Today being Father's Day, I thought it only appropriate to write about my own "Dear Ol' Dad."
The Ol' has nothing to do with his age as you may have guessed; it's just something we've always said. My parents divorced when I was two years old and my dad was about the age I am now. My mom had "custody" and my dad, "visitation." Daddy's usual parting words after a visit were something like, "Love you. See you soon. 'Til then, try to think of your Dear Ol' Dad sometimes."
Of course I did think of him. Often. Reality or not, my "inner story" painted his home (a Deck House) as the beautiful castle and my dad as the king, strong but kind and fair. I was only allowed to visit the castle on some weekends and a couple of weeks during the summer. The rest of the time was spent cleaning cinders (well, sheds), fighting with my wicked siblings and wondering how my fairytale went so wrong.
Even couturier mice couldn't help me when I would crawl under the covers while my fairy godmother was clearly out on a bender. I'd cry myself to sleep and whisper over and over, "I want my Daddy."
Something which always made me feel better was "Daddy Thursday." Happy memories. I was in elementary school and got out at noon on Thursdays. Every week, Dear Ol' Dad picked me up from school and we went to Spiro's Deli. We ordered Italian submarine sandwiches, loaded, extra hots. I may be imagining the "extra" but that's the way I order my subs (grinders, heros, hoagies, wedges, zeps, torpedos) to this day and have always attributed it to some early childhood programming.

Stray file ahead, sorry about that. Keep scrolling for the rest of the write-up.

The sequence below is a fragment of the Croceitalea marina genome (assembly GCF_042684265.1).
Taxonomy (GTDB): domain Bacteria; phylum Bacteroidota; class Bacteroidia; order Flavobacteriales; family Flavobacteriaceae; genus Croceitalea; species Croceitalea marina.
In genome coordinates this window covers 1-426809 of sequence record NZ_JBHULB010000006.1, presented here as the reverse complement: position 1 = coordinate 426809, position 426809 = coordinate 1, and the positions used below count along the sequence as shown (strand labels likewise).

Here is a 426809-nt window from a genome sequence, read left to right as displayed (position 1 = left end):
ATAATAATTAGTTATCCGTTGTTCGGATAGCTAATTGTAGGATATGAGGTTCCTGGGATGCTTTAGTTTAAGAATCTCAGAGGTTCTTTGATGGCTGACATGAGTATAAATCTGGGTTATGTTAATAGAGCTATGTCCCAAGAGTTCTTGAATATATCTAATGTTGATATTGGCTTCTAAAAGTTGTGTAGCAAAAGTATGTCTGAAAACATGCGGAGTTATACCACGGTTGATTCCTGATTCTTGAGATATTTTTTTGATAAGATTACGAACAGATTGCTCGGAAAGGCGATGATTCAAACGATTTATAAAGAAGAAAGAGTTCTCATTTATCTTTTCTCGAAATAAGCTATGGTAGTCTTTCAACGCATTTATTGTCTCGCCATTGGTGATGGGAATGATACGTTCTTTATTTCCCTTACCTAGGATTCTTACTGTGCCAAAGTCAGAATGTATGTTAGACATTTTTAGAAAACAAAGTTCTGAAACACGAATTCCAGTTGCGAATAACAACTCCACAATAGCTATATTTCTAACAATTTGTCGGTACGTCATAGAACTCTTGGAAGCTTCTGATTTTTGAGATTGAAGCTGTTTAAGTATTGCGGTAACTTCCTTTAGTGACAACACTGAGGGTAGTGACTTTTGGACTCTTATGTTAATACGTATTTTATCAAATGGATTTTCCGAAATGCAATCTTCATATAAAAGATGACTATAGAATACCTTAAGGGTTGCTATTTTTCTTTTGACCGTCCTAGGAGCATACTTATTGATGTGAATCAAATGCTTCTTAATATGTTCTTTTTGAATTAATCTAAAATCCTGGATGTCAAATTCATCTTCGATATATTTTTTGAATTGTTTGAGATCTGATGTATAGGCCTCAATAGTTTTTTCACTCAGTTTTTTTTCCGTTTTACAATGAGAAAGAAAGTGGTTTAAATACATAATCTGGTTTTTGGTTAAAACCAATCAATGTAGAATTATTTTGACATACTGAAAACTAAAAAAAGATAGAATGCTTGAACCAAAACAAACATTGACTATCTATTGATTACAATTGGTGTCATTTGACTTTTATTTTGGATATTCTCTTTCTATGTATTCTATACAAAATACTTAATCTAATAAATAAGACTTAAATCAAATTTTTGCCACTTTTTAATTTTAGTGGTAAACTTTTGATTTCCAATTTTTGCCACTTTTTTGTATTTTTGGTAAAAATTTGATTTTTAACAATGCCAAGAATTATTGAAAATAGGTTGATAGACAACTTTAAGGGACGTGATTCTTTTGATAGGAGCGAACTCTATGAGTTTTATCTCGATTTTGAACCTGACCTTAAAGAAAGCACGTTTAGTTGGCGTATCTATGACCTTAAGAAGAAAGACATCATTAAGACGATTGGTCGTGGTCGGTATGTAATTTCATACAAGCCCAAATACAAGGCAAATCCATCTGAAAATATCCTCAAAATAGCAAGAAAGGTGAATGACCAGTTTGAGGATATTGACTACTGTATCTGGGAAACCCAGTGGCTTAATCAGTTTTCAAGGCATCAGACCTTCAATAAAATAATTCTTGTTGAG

We also shared a bag of BBQ potato chips and pretended to fight over the burnt chips. Actually, we weren't really pretending once I learned that the burnt ones might be the ugliest, but they taste the best. Thank you to my dad and dozens of bags of potato chips for teaching me at an early age that external beauty doesn't necessarily define whether or not something (or someone) is "good."
It's a philosophical stretch maybe... but sometimes life can also look yucky on the outside and still be pretty darn fabulous.
The other thing these Thursday outings taught me is that consistency counts.
It's probably not fair to my mother that I have such fond, vivid memories of doing the simplest things with my dad, like eating potato chips. I know my mom did the best she could at the time to create special memories with me as well.
Yet, there was something about looking forward to those Thursday afternoons each week and being able to count on the fact they would actually happen. As an adult I appreciate it even more. Knowing what my daily juggling act is like, I can picture my father looking at his watch whilst trying to finish a crucial project or needing to rush out of a meeting. "Sorry - I have to run. Gotta take my little girl out to lunch."
Even though he lived in a different state, was a corporate VIP and a workaholic, I never once remember waiting for him or wondering whether or not he was going to show.
In general, I've always known that if Daddy said he'd do something, it would be done. When he said he'd be there, he was there. When I really needed him, he was always there for me. (Still is.) Even if it was something silly like my teenage obsession with getting a white blazer, he would take me to a dozen stores until we found it. Hey, it was the 80's... white blazers were "cool" then.
It wasn't just about getting what I wanted. It also held true when it came to discipline. For example, if he promised I'd be in BIG trouble for using a bad word, it happened every time.
It was about consistency.
As I think about my quest to minimize my own kids' need for the accumulating funds in the "Therapy Jar," I truly believe that this lesson is key.
Set expectations and follow through. Whether rewards or consequences. Be consistent.